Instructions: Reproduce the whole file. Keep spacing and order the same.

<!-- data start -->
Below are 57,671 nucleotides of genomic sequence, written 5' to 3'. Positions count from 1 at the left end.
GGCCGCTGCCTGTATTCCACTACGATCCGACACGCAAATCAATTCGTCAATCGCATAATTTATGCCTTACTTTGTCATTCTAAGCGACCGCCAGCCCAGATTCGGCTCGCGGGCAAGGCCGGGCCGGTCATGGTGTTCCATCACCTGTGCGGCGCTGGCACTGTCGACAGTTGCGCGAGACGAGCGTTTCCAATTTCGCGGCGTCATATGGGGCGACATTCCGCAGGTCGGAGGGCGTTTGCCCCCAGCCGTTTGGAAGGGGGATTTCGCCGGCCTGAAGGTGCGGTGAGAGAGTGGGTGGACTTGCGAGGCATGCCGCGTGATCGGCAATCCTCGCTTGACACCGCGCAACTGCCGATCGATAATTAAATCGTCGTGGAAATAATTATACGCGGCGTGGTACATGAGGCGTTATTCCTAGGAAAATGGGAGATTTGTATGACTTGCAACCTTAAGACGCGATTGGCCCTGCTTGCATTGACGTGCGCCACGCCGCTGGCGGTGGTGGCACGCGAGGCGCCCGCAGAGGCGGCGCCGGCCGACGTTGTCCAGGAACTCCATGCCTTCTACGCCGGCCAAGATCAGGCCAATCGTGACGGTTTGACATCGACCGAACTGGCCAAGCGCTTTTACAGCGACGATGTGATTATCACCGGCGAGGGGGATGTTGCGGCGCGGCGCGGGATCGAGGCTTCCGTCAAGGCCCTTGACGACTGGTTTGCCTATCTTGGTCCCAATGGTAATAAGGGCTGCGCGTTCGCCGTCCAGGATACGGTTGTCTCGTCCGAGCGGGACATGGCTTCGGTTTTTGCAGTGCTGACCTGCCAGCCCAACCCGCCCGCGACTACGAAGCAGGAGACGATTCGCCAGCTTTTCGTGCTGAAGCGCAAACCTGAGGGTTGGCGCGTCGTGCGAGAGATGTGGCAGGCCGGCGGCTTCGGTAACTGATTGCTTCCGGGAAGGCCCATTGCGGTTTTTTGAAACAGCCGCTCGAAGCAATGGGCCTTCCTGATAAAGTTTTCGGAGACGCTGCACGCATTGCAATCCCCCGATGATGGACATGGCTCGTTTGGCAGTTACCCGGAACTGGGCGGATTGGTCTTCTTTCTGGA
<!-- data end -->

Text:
Below are 57,671 nucleotides of genomic sequence, written 5' to 3'. Positions count from 1 at the left end.
GGCCGCTGCCTGTATTCCACTACGATCCGACACGCAAATCAATTCGTCAATCGCATAATTTATGCCTTACTTTGTCATTCTAAGCGACCGCCAGCCCAGATTCGGCTCGCGGGCAAGGCCGGGCCGGTCATGGTGTTCCATCACCTGTGCGGCGCTGGCACTGTCGACAGTTGCGCGAGACGAGCGTTTCCAATTTCGCGGCGTCATATGGGGCGACATTCCGCAGGTCGGAGGGCGTTTGCCCCCAGCCGTTTGGAAGGGGGATTTCGCCGGCCTGAAGGTGCGGTGAGAGAGTGGGTGGACTTGCGAGGCATGCCGCGTGATCGGCAATCCTCGCTTGACACCGCGCAACTGCCGATCGATAATTAAATCGTCGTGGAAATAATTATACGCGGCGTGGTACATGAGGCGTTATTCCTAGGAAAATGGGAGATTTGTATGACTTGCAACCTTAAGACGCGATTGGCCCTGCTTGCATTGACGTGCGCCACGCCGCTGGCGGTGGTGGCACGCGAGGCGCCCGCAGAGGCGGCGCCGGCCGACGTTGTCCAGGAACTCCATGCCTTCTACGCCGGCCAAGATCAGGCCAATCGTGACGGTTTGACATCGACCGAACTGGCCAAGCGCTTTTACAGCGACGATGTGATTATCACCGGCGAGGGGGATGTTGCGGCGCGGCGCGGGATCGAGGCTTCCGTCAAGGCCCTTGACGACTGGTTTGCCTATCTTGGTCCCAATGGTAATAAGGGCTGCGCGTTCGCCGTCCAGGATACGGTTGTCTCGTCCGAGCGGGACATGGCTTCGGTTTTTGCAGTGCTGACCTGCCAGCCCAACCCGCCCGCGACTACGAAGCAGGAGACGATTCGCCAGCTTTTCGTGCTGAAGCGCAAACCTGAGGGTTGGCGCGTCGTGCGAGAGATGTGGCAGGCCGGCGGCTTCGGTAACTGATTGCTTCCGGGAAGGCCCATTGCGGTTTTTTGAAACAGCCGCTCGAAGCAATGGGCCTTCCTGATAAAGTTTTCGGAGACGCTGCACGCATTGCAATCCCCCGATGATGGACATGGCTCGTTTGGCAGTTACCCGGAACTGGGCGGATTGGTCTTCTTTCTGGA